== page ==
As a Dominican woman, I have had my fair share of brushes with machismo. From the catcalls by much older men in Washington Heights, to little instances at the dinner table at home where my dad won’t sit down unless the entire table is perfectly prepared. I was always aware of the impact machismo had on women, but not until recently did I become aware of the possible risks it has for men. In a recent article in The New Yorker, acclaimed Dominican author Junot Díaz wrote a piece entitled The Silence: The Legacy of Childhood Trauma on his experience with sexual trauma as a young boy. While he does not delve into the details of his trauma, he does offer analysis to his reaction to the trauma. He labels machismo as one of the major faults in his reaction to his assault. According told him, machismo told him that men do not get raped, confront their trauma or show any signs of weakness. He felt as though he had to uphold his image of a man and assert his manliness in every form. This is textbook machismo. 

Machismo is defined as a strong sense of masculine pride, or exaggerated exertion of masculinity or male-like qualities (Machismo and the Dominican Republic). A Latino man is characterized as strong, independent, unwavering, and with a high libido. It is essential for boys growing in this culture to fit into this mold. Machismo has become a survival tactic driven by the fear of accidentally falling into the category of “gay” which is kryptonite to the “macho” man. What interested me the most about Díaz’s account was how vulnerable his mask of machismo actually made him feel. It brought to light a mental health aspect to this cultural phenomenon that I didn't realize existed. In an effort to uncover information, I made the effects of on mental health due to machismo in the Dominican Republic the topic for a research paper in my Spanish class. I specifically wanted to research what mental health risks machismo culture poses on the Latino population. For instance, Díaz himself admitted to becoming violent and mistreating women. He was describing falling into traditional aspects of machismopertaining to dominance, sexism, and emotional restrictiveness. These restrictive qualities of idealized masculinity are associated with anxiety, and in particular with cynical hostility, which is characterized by interpersonal hostility and cynical mistrust of others (Nunez et al, 2015).

I was pleasantly surprised to find a fair amount of empirical work on machismo but there was little that concentrated specifically on the Dominican rather than broadly hispanic population. It has become apparent the gender construction and dynamics in the Dominican Republic produces a gendered system where sexualized structures and processes perpetuate ideas about male superiority and female inferiority (Rodriguez, 2010). This gendered system, however, is not new but just goes to show ubiquitous machismo is cross-culturally. Pointedly, in a cross-sectional cohort study Hispanic of Central American, Dominican, South American, and other Hispanic backgrounds revealed that traditional male gender roles components of machismo predicted higher levels of negative cognitions and emotions (Nunez et al, 2015). These negative cognitive-emotional factors are associated adverse health outcomes such as depression, anxiety and cardiometabolic complications (Nunez et al, 2015). The consequences of machismo are only just beginning to be fully explored, there is evidence of the risks all around me.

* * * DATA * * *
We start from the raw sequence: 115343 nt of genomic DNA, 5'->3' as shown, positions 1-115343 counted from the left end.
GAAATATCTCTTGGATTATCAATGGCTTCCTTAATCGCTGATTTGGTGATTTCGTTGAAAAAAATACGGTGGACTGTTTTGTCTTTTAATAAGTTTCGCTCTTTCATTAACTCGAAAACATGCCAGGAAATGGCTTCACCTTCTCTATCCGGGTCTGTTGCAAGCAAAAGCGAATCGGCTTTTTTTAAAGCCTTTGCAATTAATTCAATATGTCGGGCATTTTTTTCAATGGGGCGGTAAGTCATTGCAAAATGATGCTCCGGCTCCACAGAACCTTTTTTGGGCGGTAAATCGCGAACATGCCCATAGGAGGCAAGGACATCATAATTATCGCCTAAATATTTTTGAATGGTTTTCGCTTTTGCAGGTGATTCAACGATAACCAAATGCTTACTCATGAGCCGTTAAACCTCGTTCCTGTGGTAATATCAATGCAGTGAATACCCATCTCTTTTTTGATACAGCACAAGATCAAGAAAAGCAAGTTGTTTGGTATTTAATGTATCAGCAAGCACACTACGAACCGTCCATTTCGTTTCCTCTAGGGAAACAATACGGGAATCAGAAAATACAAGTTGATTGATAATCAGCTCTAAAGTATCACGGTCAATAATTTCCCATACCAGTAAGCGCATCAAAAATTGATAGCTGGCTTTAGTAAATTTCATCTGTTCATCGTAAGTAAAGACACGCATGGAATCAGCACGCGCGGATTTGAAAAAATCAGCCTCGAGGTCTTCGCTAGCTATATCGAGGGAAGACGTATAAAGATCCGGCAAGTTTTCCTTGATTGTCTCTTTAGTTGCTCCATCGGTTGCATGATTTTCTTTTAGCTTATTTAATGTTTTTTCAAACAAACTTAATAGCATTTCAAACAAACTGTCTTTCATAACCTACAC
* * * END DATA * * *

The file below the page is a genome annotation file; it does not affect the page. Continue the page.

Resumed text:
My older brother and I had notably different childhoods in the beginning. My brother was living with my mom in the US while my dad was still in the Dominican Republic finishing his medical degree. My dad was absent to him for six years and during that time he was sexually assaulted the Super’s son in our apartment building. My brother didn’t say anything about this until two years ago. He explained that he sexual assault couldn’t actually could happen and that he wasn’t sure if it was all a dream. He didn’t know if he could even talk about but he could never shake the memory. The strange thing is that it occured right before my dad arrived from DR. My father, growing up in a machista culture, brought that hardness and macho attitude with him. In turn, my brother followed in my father’s footsteps and learned to bury his feelings. He clung to the example of manhood my father exuded from the minute he was permanently back in his life. My brother’s repression and turmoil manifested itself the way machismo dictates it should, with aggression and quiet anguish, until one day he finally broke. One can only carry a burden for so long and lash out so much until they are forced to confront their demons. 

Machismo is a mask a man was told he needed to wear in order to fit into society. It perpetuates the false ideal that men do not and should not have to deal with emotion or trauma. When those emotions go on buried and stifled, they are manifested as an ugly form of rage and self-hatred. Have you ever seen the battle between Spiderman and Venom? Machismo feels a lot like Venom and Spiderman ends up losing, quite a lot. 


  • Machismo and the Dominican Republic. (n.d.). Retrieved from

  • Rodriguez, Jenny. (2010). The construction of gender identities in public sector organisations in Latin America: A view of the Dominican Republic. Equality, Diversity and Inclusion: An International Journal. 29. 53-77. 10.1108/02610151011019219. 

  • Fragoso, J. M., & Kashubeck, S. (2000). Machismo, gender role conflict, and mental health in Mexican American men. Psychology of Men & Masculinity, 1(2), 87-97.